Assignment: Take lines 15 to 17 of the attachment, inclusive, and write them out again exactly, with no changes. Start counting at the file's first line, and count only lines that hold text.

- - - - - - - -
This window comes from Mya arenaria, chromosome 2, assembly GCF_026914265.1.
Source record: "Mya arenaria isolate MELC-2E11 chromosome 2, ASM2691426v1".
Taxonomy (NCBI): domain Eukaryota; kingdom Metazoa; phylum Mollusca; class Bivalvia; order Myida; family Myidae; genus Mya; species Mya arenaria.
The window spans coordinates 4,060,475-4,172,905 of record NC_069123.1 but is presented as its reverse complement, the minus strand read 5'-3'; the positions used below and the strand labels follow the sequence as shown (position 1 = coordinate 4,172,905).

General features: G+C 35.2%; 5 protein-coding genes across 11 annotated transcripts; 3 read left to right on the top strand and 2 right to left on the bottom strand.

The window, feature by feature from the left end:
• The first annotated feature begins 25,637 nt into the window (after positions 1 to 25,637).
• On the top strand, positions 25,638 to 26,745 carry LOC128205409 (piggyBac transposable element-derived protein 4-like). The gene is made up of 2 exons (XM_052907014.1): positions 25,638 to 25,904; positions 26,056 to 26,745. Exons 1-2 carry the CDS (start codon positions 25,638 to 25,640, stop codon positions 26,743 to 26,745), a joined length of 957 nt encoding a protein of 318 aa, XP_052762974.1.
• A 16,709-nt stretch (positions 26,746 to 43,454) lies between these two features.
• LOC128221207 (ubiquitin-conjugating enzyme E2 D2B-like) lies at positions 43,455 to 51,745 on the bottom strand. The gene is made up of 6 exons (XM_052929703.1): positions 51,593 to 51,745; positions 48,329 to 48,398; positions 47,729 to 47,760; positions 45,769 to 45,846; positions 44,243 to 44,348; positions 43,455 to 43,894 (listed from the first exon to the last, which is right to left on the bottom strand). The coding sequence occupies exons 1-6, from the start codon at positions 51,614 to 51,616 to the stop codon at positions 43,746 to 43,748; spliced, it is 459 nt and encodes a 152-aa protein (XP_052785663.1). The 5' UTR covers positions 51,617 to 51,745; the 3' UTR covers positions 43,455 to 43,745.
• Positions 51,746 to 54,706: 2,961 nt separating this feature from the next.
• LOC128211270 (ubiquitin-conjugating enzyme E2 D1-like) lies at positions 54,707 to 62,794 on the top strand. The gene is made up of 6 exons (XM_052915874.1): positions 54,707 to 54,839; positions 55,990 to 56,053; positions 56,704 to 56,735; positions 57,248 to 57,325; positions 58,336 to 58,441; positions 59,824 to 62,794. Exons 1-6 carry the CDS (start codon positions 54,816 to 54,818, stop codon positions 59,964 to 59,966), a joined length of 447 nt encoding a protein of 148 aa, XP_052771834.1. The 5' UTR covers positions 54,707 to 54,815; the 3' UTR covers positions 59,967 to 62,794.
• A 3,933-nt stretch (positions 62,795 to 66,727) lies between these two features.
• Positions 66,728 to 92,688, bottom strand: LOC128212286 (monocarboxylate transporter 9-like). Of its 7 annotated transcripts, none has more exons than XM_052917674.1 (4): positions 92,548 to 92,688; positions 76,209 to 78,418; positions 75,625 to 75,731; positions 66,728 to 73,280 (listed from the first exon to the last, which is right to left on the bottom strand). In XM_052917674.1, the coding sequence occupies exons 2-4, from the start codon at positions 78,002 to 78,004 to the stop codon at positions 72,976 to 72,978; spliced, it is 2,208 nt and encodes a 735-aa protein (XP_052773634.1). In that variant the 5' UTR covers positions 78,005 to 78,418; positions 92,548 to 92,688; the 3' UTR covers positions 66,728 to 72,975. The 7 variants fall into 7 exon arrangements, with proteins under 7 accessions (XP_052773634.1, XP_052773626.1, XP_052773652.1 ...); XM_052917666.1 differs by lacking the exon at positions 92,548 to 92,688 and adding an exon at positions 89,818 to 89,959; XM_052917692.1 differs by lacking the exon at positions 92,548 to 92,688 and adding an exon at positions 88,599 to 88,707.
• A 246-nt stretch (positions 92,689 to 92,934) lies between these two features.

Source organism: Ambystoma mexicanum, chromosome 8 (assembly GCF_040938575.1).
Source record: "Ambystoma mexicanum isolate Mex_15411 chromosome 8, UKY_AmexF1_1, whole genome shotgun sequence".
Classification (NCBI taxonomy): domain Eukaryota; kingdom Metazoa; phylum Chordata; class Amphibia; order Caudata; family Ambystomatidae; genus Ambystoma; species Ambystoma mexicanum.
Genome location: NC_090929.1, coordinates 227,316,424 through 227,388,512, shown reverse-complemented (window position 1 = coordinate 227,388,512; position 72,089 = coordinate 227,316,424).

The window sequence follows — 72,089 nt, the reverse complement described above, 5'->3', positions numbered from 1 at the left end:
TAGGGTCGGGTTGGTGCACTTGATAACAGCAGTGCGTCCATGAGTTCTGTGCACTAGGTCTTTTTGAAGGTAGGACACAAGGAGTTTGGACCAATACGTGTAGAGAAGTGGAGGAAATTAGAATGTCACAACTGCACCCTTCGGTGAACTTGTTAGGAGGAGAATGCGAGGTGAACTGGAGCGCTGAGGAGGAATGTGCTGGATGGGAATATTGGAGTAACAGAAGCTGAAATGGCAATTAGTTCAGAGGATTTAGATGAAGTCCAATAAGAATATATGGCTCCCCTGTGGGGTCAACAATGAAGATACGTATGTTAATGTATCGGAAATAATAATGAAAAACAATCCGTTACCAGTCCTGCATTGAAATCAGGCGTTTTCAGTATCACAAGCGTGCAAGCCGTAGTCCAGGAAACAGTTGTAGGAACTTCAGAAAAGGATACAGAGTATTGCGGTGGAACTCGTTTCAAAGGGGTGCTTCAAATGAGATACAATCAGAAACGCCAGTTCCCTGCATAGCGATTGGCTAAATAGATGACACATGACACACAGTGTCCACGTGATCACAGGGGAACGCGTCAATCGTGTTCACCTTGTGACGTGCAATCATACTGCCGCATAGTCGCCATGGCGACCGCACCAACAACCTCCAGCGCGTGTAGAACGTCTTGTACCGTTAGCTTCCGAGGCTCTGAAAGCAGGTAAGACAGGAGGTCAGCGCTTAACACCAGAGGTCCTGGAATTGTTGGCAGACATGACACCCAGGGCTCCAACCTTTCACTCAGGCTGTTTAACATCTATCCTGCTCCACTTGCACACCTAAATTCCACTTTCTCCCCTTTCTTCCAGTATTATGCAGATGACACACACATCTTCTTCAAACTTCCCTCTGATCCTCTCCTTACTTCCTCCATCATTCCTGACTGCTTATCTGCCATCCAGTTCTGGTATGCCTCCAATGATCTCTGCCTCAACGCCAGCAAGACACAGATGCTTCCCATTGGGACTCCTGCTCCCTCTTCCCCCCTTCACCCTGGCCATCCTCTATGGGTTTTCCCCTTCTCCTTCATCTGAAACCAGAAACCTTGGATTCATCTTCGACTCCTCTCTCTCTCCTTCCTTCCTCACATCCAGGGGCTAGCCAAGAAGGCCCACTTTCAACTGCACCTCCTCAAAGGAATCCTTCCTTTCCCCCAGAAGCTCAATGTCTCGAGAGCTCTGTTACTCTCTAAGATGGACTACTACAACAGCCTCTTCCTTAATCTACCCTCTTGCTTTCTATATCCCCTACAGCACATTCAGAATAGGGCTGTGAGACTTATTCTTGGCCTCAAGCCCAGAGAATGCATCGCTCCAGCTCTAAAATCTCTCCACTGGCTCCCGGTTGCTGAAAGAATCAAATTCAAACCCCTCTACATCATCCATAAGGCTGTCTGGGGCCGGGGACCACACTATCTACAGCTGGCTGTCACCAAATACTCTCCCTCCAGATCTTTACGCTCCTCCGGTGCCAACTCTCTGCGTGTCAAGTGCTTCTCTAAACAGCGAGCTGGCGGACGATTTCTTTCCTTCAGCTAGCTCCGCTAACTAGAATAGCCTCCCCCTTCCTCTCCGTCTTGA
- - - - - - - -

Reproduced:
• A 246-nt stretch (positions 92,689 to 92,934) lies between these two features.

Source organism: Ambystoma mexicanum, chromosome 8 (assembly GCF_040938575.1).
Source record: "Ambystoma mexicanum isolate Mex_15411 chromosome 8, UKY_AmexF1_1, whole genome shotgun sequence".